“That’s mighty obligin’ of you”, said Doc. “I always did want to see inside a mint. Come on, fellows, let’s take ‘em up on their offer.”
As their hosts opened the door, the bandits followed them inside. Carefully, the door was closed.
“This way, amigos. Follow — ”
The Mexican never finished the sentence as the bandits whipped out their pistols and cut them down in a matter of seconds. So unexpected had been their act that the Mexicans never had time to cry out.
One of the gang members sprinted out of the mint after the mules. The others began stacking sacks of silver bars just inside the door. In a short while the mules were loaded with all they could carry. Closing the door behind them, the bandits stepped out into the darkened street and departed.
Going out the same streets through which they had entered the city, they passed a church and ransacked it of several sacks of rubies and priceless gold and silver artifacts. Then they went on through the city.
Soon they were into the open, heading for the wide desert that lay between them and the Rio Grande.
They were many miles away before the slain guards were discovered. Authorities were baffled. They had no idea who had done it. Nor did they have the faintest idea where to begin looking for the thieves.
They looked at one another and shook their heads.
Why, it was just unbelievable that the mint had been robbed!
But when they looked at the riddled bodies in their pools of blood, the empty bins of silver, there was no doubt about it. None whatever.
Keeping their eyes peeled for Mexican soldiers, the bandits took the pack train through high mountain passes and across burning desert flats. Generally they retraced the route they had taken down from the Rio Grande. But when they approached the river on the return trip, they cut off from the trail and crossed the stream at Reagan Canyon. They followed the canyon until they came to a pass which took them to El Muerto Springs, (Dead Man’s Spring) about 32 miles west of Fort Davis.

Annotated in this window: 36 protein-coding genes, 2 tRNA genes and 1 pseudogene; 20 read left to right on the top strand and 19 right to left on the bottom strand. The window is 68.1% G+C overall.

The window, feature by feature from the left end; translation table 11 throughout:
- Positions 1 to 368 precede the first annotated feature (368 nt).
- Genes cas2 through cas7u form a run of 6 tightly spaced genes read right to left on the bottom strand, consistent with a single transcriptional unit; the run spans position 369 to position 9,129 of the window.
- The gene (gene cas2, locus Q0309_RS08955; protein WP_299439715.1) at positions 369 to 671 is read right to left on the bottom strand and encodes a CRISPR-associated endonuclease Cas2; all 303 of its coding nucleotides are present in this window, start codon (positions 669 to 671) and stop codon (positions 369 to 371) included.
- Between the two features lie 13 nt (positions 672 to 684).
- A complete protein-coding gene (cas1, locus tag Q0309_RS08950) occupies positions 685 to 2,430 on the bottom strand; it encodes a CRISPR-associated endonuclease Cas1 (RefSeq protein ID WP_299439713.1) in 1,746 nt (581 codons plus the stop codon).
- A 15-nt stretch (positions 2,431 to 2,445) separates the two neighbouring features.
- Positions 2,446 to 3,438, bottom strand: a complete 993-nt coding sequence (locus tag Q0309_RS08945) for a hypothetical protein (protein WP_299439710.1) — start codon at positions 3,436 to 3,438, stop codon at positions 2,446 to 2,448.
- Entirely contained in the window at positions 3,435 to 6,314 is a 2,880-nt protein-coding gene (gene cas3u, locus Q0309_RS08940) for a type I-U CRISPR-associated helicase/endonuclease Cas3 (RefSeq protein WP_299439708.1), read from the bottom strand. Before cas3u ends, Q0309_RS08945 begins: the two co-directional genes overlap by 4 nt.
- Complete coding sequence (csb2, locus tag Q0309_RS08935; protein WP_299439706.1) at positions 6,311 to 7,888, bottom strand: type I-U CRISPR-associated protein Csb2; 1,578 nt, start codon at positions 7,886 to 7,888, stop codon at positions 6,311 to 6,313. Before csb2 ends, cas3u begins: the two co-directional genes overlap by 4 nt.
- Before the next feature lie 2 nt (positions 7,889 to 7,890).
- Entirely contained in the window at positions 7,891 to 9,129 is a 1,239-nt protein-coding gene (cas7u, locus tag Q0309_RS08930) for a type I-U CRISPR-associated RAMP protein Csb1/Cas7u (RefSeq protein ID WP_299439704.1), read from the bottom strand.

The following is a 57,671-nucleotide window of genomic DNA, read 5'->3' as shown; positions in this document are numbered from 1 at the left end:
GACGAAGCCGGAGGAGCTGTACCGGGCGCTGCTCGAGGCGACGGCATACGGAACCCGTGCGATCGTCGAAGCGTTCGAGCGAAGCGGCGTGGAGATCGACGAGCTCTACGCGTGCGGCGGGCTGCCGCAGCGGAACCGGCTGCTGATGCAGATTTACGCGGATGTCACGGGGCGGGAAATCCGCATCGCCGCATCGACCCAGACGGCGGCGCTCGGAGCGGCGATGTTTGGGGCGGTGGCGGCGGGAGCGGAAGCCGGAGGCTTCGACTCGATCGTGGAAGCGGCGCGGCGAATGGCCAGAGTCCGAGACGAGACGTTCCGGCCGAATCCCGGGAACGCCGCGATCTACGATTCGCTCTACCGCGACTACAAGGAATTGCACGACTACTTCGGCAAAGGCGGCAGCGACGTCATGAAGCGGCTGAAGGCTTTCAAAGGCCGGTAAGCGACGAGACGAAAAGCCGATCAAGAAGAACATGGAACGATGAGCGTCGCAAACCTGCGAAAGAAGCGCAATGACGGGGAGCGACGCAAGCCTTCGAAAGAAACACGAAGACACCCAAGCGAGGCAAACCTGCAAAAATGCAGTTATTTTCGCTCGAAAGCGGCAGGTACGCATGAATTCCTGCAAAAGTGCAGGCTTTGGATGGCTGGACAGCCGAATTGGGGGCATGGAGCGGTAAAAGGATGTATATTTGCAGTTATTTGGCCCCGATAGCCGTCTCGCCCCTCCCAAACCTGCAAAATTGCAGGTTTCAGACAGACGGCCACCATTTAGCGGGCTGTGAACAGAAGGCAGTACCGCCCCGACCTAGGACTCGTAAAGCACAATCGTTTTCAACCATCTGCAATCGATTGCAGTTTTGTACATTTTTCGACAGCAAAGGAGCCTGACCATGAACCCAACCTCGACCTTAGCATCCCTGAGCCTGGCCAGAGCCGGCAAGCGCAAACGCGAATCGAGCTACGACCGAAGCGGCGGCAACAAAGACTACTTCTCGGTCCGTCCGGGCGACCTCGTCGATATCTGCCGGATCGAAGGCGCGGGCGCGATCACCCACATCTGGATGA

Then they set about hiding the rich trove.
But first the ringleaders had one more chore to do. Cold-bloodedly, they shot the Mexican bandits, including the famed Estrada, who had helped them pull off the spectacular robbery.
At Dead Man’s Springs the bandits excavated a large hole and temporarily buried the Monterrey silver bars. Then, taking some of the rubies from the church robbery, they rode to El Paso for some hell raising and from there rode to Arizona Territory where they committed a string of crimes ranging from stage holdups to the waylaying Of ]one travelers.
Not until 1881 — two years after they bad buried the trove — did they return to Dead Man’s Springs. With them they brought four Mexican miners they had hired to cut down through 100 feet of solid rock.
When the miners had finished the hole, they were murdered and tossed into it, along with the silver and other valuables the gang had gathered in Monterrey. Using gravel and water, the robbers mixed a sort of cement and seated the hole.
By now word had spread that they had succeeded in robbing the mint, and lawmen everywhere were hunting for them. Again they headed west, but this time none returned to the treasure site.
Before many months passed, all had come to a violent end except Hughes. He is said to have vanished in New Mexico, where, if that is where he did go, he wisely stayed. He never returned to the vicinity of the buried treasure,
Down over the years the treasure has been searched for. Researchers are convinced it lies buried somewhere around El Muerto Springs. Historians call it one treasure that is well authenticated. And treasure buffs who have searched for it call it the best hidden treasure in the Southwest, as well as one of the richest